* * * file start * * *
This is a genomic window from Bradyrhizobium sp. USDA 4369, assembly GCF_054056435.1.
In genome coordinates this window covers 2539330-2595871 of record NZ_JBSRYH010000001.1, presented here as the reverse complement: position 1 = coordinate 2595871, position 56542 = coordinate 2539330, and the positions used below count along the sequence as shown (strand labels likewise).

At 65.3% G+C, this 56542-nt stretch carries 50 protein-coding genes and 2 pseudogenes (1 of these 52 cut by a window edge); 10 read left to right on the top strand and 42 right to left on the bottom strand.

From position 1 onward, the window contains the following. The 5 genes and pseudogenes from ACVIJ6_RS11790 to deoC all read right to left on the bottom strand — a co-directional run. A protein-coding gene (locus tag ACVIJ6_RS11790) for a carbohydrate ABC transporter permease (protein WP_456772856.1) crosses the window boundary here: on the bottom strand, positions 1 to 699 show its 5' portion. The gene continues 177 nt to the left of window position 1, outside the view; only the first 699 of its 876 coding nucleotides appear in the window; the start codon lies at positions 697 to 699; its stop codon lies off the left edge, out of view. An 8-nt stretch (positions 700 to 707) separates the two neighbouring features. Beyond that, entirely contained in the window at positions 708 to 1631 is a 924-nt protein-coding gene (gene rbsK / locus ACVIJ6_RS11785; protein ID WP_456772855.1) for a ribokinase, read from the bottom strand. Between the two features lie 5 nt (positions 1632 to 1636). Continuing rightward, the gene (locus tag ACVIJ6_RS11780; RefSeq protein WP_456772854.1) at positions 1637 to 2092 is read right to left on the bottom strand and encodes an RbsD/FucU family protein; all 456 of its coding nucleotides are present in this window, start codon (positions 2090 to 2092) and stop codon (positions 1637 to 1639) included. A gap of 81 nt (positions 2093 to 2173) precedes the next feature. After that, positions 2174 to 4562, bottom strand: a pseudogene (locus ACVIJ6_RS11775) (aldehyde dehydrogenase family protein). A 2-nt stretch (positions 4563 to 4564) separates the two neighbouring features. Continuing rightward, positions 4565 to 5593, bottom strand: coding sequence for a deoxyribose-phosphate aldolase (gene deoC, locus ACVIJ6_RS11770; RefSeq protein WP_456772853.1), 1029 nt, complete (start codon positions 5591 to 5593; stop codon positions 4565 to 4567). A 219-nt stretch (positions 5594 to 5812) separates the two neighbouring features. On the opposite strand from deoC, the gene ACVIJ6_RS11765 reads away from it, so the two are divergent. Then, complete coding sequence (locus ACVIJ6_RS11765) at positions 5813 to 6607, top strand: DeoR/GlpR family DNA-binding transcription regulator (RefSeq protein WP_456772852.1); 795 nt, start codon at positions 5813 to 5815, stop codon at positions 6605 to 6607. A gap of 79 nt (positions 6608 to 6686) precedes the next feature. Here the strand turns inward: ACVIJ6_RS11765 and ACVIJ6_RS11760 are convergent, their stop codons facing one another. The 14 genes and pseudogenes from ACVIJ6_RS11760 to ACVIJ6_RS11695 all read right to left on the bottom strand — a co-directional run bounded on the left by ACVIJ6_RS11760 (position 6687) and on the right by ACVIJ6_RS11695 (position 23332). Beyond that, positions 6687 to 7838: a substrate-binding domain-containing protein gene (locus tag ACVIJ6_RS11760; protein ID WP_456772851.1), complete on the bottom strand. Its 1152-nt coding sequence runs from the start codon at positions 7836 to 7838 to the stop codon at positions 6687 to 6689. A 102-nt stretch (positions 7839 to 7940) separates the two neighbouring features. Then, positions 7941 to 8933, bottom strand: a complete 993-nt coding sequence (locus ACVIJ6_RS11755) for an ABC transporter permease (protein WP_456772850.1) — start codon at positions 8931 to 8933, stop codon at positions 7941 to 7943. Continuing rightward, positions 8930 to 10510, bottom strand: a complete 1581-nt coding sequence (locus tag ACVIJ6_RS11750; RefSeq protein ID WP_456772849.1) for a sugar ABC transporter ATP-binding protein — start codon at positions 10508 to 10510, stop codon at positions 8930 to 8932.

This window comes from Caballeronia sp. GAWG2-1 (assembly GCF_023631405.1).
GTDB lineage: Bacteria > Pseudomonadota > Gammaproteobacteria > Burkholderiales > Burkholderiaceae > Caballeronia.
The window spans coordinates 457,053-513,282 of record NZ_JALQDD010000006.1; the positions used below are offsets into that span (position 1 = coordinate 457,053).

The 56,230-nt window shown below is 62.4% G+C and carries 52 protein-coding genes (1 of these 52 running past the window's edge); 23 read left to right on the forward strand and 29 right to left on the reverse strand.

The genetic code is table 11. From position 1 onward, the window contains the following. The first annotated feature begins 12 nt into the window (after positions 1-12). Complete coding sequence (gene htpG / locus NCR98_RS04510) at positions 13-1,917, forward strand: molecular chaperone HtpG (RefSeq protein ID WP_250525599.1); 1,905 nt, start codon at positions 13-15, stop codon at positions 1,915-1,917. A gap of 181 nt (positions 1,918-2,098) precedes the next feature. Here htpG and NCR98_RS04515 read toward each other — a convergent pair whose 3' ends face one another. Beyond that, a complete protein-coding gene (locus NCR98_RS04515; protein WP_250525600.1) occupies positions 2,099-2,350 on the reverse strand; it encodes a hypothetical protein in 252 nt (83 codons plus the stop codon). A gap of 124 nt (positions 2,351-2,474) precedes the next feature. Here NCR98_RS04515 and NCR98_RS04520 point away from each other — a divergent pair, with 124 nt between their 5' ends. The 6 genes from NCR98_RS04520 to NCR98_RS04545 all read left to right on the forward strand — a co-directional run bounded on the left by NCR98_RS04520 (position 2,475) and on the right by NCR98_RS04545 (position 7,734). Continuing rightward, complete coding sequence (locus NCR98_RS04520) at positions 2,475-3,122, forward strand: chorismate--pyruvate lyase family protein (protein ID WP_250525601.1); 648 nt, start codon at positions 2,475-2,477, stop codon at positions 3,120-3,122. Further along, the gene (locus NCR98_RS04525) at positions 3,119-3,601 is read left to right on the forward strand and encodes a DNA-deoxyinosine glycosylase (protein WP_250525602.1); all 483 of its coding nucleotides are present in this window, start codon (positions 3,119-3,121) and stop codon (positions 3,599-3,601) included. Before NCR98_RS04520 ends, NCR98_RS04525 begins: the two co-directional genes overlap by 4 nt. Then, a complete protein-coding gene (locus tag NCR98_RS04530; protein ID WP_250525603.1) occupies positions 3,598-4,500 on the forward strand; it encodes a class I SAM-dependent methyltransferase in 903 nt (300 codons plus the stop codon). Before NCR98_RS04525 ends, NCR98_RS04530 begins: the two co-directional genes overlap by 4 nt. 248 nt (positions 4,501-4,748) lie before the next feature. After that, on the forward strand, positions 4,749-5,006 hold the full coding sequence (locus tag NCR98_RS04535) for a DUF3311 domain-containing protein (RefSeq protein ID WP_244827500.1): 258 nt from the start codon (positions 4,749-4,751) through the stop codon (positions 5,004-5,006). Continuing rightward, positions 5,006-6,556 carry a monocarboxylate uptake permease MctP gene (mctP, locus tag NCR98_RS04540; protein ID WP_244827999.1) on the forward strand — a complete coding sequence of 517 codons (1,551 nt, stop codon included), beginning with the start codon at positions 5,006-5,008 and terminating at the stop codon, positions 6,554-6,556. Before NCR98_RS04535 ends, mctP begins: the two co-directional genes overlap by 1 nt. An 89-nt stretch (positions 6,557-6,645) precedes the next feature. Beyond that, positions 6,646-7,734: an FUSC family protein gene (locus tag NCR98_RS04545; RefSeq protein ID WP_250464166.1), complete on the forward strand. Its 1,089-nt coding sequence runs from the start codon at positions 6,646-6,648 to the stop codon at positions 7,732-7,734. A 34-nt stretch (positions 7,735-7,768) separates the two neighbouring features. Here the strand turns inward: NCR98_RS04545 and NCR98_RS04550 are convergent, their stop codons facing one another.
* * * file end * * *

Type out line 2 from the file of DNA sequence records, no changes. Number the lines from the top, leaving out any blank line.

In genome coordinates this window covers 2539330-2595871 of record NZ_JBSRYH010000001.1, presented here as the reverse complement: position 1 = coordinate 2595871, position 56542 = coordinate 2539330, and the positions used below count along the sequence as shown (strand labels likewise).